St John's, Decatur, AL (Exterior)

St John's, Decatur, Alabama, USA


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Mystery Worshipper:
Church: St John's
Location: Decatur, Alabama, USA
Date of visit: Wednesday, 25 December 2013, 10:00am

The building

A beautiful stone church. The doors are bright red, and the interior has beautiful wood floors and stained glass windows, with a vaulted ceiling. The organ pipes are visible, but understated. The altar is against the east wall, and above it is a large window that depicts Christ. Separate from the church itself, but next door, is a building that apparently houses the offices and so forth.

The church

Their website lists ministries such as a free clinic, a soup kitchen, an after-school program, and a community garden. However, I was not able to ask about these ministries in the time I had with them.

The neighborhood

Decatur is a railroad and river town located on the Tennessee River in north central Alabama. It was named after Commodore Stephen Decatur, a naval hero responsible for decisive victories in the First Barbary War and the War of 1812; five warships and forty-six municipalities have been named in his honor. It is a bedroom community for Huntsville, as well as being home to several industries, including Meow Mix cat food. The part of town where the church is (Gordon Street, near downtown Decatur) has many old houses and borders the railroad yard. There is a mixture of middle class and lower-income families in the neighborhood.

The cast

The Revd Evan D. Garner, rector, celebrated, and the Revd J. Seth Olson, curate, preached. They were assisted by Nell Strandridge as lay eucharistic minister, and Chuck Puckett as reader.

What was the name of the service?

Holy Eucharist, Rite I

How full was the building?

There were about 25 people in attendance, gathered mostly toward the front of the nave. It was perhaps a quarter full.

Did anyone welcome you personally?

As we entered, we were warmly greeted by two ushers who were giving out service leaflets. Everyone inside was sitting quietly, and no one was talking to anyone.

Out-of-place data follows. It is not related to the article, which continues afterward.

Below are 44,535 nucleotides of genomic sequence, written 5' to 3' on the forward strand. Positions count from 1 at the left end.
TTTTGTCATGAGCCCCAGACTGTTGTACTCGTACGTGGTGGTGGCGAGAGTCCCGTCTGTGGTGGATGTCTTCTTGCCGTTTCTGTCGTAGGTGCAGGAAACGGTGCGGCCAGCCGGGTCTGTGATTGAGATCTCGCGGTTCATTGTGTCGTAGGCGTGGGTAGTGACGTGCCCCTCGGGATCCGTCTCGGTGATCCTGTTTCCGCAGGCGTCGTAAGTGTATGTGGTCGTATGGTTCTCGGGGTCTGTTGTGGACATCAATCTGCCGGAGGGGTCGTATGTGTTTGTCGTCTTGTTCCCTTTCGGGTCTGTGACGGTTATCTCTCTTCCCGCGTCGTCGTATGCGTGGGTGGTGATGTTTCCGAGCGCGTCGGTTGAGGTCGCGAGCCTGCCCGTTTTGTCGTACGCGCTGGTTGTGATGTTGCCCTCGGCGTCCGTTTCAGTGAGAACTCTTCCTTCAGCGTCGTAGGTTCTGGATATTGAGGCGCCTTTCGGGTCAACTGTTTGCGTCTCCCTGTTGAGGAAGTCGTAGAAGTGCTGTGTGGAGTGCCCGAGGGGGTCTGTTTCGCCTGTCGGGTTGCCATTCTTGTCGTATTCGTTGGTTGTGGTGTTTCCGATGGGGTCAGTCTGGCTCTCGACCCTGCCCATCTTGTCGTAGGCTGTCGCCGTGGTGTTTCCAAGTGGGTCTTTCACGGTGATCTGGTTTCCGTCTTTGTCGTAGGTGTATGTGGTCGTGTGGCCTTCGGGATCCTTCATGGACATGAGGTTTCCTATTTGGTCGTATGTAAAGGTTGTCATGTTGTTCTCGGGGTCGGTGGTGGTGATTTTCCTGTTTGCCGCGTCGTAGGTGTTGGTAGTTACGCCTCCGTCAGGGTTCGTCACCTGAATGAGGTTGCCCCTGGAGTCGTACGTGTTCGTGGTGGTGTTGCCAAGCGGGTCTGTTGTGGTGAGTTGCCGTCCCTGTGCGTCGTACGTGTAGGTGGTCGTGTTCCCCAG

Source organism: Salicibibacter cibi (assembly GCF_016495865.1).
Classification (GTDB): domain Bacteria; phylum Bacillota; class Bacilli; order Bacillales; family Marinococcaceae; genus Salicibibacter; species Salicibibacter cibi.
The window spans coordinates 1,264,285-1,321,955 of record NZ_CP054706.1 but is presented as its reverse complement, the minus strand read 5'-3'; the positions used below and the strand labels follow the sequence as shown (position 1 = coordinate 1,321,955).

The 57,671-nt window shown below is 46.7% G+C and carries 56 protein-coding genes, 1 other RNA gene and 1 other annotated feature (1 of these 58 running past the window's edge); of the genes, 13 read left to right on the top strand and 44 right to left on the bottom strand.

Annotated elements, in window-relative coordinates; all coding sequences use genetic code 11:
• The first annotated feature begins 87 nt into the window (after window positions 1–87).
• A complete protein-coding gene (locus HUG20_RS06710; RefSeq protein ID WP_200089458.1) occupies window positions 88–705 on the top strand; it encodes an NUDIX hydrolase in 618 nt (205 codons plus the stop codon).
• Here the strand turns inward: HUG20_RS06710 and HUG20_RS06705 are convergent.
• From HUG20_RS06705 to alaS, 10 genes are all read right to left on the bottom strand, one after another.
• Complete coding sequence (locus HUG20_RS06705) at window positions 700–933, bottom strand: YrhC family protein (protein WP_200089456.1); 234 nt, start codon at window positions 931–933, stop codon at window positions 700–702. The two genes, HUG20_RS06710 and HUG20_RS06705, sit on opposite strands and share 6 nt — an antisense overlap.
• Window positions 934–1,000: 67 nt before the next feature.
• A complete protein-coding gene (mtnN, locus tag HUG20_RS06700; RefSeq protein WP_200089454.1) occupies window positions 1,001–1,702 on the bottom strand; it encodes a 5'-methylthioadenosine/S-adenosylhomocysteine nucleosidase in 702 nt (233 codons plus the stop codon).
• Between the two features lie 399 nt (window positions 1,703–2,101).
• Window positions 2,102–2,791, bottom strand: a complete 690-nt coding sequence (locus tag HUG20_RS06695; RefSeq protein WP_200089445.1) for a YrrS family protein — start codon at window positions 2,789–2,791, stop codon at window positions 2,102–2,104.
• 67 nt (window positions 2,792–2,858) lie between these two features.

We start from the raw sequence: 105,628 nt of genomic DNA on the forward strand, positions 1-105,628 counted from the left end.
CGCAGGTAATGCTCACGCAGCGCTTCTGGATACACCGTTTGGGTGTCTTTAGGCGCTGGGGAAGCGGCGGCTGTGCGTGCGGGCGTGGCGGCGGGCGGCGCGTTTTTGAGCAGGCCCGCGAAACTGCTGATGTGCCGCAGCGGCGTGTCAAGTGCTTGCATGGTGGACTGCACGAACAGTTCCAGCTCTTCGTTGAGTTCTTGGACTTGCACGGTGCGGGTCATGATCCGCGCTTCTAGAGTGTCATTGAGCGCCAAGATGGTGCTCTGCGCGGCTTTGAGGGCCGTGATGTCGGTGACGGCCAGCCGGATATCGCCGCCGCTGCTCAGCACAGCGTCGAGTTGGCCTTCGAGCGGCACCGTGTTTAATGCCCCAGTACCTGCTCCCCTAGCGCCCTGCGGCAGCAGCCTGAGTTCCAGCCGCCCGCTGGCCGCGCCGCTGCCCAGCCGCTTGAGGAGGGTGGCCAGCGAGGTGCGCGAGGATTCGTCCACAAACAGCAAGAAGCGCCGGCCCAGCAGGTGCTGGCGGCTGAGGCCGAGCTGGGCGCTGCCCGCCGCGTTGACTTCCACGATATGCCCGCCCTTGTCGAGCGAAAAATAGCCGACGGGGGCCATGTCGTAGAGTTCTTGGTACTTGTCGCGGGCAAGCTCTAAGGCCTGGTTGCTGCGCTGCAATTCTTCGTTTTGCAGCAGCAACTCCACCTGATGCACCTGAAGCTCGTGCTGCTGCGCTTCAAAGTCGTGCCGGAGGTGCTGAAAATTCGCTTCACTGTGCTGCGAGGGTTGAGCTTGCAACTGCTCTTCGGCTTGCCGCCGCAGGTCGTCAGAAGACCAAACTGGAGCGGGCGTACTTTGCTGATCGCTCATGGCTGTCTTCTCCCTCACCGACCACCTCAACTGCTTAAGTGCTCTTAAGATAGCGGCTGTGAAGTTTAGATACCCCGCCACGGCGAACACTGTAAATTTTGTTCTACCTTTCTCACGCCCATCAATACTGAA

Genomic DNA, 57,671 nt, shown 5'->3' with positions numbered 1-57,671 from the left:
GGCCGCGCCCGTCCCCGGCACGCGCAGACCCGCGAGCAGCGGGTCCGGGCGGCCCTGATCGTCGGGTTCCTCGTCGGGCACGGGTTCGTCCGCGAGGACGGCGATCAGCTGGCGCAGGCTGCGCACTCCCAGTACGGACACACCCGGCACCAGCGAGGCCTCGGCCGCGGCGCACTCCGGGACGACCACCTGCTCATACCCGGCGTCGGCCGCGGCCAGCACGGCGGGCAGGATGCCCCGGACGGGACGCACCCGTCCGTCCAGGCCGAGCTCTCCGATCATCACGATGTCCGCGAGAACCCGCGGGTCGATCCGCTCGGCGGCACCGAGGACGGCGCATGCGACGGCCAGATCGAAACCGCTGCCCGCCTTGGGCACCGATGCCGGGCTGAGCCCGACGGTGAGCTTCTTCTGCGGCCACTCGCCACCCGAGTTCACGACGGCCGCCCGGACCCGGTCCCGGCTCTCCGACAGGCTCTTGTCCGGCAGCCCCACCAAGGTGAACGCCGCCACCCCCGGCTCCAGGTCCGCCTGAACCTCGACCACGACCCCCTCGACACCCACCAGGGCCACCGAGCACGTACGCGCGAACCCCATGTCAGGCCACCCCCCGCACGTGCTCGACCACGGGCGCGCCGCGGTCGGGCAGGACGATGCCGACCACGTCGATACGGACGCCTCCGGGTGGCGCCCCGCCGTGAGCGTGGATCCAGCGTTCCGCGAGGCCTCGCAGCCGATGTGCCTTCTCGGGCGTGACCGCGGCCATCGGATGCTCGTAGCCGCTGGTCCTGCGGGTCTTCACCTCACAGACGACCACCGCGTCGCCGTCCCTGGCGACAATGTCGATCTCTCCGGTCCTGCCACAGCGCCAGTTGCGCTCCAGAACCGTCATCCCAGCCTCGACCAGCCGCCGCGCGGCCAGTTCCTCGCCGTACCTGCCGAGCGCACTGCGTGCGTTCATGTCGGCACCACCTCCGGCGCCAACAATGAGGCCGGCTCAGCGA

Was your pew comfortable?

While not exactly as comfortable as my favorite arm chair, it was pretty comfy. It was a wooden pew without cushions, but it was shaped such that it didn't feel hard at all.

How would you describe the pre-service atmosphere?

The pre-service atmosphere was quiet reverence, which was nice – especially after the hustle and bustle of the previous few days. I liked the opportunity to settle and center before the service began.

What were the exact opening words of the service?

"Blessed be God: Father, Son, and Holy Spirit."

What books did the congregation use during the service?

The 1979 Book of Common Prayer.

What musical instruments were played?

No instruments were played; it was a spoken service. The only music was the greater doxology, which was sung a cappella by the whole congregation.

Did anything distract you?

Someone nearby was wearing strong cologne, which irritated my eyes. Other than that, it was a lovely service.

Was the worship stiff-upper-lip, happy clappy, or what?

Interestingly, it would probably be characterized as low church Anglican. The celebrant was vested in surplice and white stole, and the entire service was spoken, although he celebrated ad orientem instead of on the north side.

Exactly how long was the sermon?

8 minutes.

On a scale of 1-10, how good was the preacher?

7 – The curate spoke well, establishing good rapport with the congregation. His accent was clearly a product of his years spent at seminary in Texas as well as his upbringing in Alabama.

In a nutshell, what was the sermon about?

The sermon was based on the gospel passage, John 1:1-14 (the Word became flesh). It began with a game, where the preacher brought out three gifts and asked the congregation to guess what they were. The first one was obviously a lampshade, and the second one ticked like a clock. The third was a box, and when opened it was empty. His point was that some gifts cannot be seen. He then talked about how Christ is the gift that we cannot see, but that he is still a good gift.

Which part of the service was like being in heaven?

The eucharist is always my favorite part of the service. The reader was also very good, and that is a heaven all it's own.

And which part was like being in... er... the other place?

The congregation didn't seem overly friendly, which was surprising – almost all Episcopal churches I've visited have been very warm and welcoming. Perhaps today was unusual.

What happened when you hung around after the service looking lost?

Everyone left rather quickly after the service, so we weren't able to wait long. The priests thanked us for coming as we exited the building.

How would you describe the after-service coffee?

There was no coffee offered, so I cannot say.

How would you feel about making another visit (where 10 = ecstatic, 0 = terminal)?

7 – A beautiful church, exciting ministries in the community, and inspiring worship rate highly with me, but I value a friendly, inviting congregation as well. Hopefully, I just was there on an off day.

Did the service make you feel glad to be a Christian?

Yes, very much so.

What one thing will you remember about all this in seven days' time ?

The beautiful setting.

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